Media Notes by Howard Kurtz

Funny Girl

By Howard Kurtz
Washington Post Staff Writer
Thursday, May 5, 2005; 8:54 AM

Laura Bush certainly picked the right audience for her comedic debut.

If you're going to be funny and make fun of the president, do it in front of a couple thousand reporters.

I knew the first lady had done well at the White House correspondents dinner (even if some of the jokes were a little canned for my taste.) What I wasn't prepared for was the explosion of coverage casting her as, if not the next Jon Stewart, at least the administration's newest rock star.

Laura has long been more popular than her husband, which is why she spoke at the convention and played a key campaign role and sometimes shows up on Leno. And journalists, it turns out, are easy to seduce if you throw away the talking points and show you have a sense of humor. Nancy Reagan famously did this in 1982, mocking her f ashionista image with a 'Second Hand Rose' routine that brought her more sympathetic coverage.

Since first ladies are inherently less partisan figures, the press doesn't hesitate to build them up. Barbara Bush got her dog to write a book. Hillary was the subject of incredibly puffy profiles before getting hammered over Whitewater and the vast right-wing conspiracy. Laura has been portrayed as a friendly librarian, but didn't have a sharply defined image until now.

In Washington, though, even being funny is controversial, so some commentators have been ripping the Laura Bush routine--a flap that drew the attention of the newest NYT columnist, John Tierney:

"Her timing had the audience howling, and the edgier lines had them gasping. Jokes about pent-up sexual frustration from a prim librarian? With her born-again husband sitting there and enjoying it? And cameras recording it for Republican preachers who are determined to get sex out of schools and off television?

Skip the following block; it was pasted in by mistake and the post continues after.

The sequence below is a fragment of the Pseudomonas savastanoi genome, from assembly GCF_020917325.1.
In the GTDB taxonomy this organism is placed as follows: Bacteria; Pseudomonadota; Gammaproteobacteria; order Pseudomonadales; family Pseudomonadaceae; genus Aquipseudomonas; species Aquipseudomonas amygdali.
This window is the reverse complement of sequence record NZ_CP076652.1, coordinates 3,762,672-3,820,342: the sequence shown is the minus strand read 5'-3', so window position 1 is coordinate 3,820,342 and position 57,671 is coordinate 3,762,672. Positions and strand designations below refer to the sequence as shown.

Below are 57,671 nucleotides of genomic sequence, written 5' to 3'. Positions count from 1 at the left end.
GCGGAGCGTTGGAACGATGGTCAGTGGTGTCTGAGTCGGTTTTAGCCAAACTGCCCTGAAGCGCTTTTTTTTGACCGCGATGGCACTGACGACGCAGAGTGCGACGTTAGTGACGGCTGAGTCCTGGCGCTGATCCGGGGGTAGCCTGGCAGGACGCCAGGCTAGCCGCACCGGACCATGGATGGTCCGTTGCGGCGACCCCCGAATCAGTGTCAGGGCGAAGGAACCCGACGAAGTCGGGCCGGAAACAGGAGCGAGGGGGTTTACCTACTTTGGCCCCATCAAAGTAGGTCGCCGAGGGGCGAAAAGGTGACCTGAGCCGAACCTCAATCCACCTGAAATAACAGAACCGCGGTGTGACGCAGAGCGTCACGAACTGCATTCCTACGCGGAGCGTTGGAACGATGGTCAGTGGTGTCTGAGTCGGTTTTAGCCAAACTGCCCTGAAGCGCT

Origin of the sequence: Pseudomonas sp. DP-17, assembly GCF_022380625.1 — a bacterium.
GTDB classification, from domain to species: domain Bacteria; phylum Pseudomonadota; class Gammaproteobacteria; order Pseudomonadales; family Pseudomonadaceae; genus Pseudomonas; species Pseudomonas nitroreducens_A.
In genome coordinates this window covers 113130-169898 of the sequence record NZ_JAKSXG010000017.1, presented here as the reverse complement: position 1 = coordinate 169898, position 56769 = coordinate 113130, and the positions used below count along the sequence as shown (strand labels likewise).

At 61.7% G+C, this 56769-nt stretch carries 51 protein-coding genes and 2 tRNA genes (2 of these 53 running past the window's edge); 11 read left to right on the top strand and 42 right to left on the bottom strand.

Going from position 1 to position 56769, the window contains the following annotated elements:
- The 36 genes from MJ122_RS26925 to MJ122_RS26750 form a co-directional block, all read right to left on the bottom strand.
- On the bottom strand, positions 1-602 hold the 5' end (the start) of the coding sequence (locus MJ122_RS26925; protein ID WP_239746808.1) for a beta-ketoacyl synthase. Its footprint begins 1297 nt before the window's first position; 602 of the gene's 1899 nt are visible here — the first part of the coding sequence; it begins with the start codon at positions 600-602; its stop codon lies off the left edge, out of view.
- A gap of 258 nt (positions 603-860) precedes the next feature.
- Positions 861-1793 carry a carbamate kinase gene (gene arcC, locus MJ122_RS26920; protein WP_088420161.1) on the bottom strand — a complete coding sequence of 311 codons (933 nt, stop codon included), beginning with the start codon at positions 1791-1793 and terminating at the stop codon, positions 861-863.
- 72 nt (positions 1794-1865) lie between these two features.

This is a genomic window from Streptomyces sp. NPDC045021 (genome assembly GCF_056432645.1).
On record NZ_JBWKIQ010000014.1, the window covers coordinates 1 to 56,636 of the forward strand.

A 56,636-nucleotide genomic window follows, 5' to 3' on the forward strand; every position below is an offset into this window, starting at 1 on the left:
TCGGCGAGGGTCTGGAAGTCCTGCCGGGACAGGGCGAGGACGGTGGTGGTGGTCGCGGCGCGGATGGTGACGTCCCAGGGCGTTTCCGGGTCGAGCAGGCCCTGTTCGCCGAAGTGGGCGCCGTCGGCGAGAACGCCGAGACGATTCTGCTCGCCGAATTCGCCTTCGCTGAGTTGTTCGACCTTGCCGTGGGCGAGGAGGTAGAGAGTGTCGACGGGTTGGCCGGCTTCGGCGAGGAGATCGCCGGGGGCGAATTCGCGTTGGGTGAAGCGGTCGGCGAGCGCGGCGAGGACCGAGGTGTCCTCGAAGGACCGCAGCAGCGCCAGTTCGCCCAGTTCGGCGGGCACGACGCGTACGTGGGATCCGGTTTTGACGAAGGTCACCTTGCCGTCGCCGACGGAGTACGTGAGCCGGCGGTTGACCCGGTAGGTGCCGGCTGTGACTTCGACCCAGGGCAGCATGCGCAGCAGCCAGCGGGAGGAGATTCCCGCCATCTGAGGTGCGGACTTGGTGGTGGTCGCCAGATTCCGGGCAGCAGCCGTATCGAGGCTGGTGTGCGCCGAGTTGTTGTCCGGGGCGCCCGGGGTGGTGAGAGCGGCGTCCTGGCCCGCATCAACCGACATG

"For the mainly Democratic audience - this was a crowd of Washington journalists and luminaries from Hollywood and Manhattan - it was an evening of cognitive dissonance. How to reconcile this charming image on stage with the Bush they love to bash?

"Mrs. Bush's performance, and her husband's reaction, wasn't a shock to the reporters who cover the White House. For years they have tried to convince their friends outside Washington that Mr. Bush is actually not a close-minded dolt, and Mrs. Bush is no Stepford Wife or Church Lady. Yes, they're Texans who go to church and preach family values, but they're not yahoos or religious zealots.

"The coverage of Mrs. Bush's comic debut may change some minds, but for devout Bush-bashers, it's much easier to stay the course. If you live in a blue-state stronghold, a coastal city where you can go 24 hours without meeting any Republicans, it's consoling to think of the red staters as an alien bunch of strait-laced Bible thumpers.

"Otherwise, how do you explain why they're Republican?"

The colorfully named News Corpse says the media should take a deep breath:

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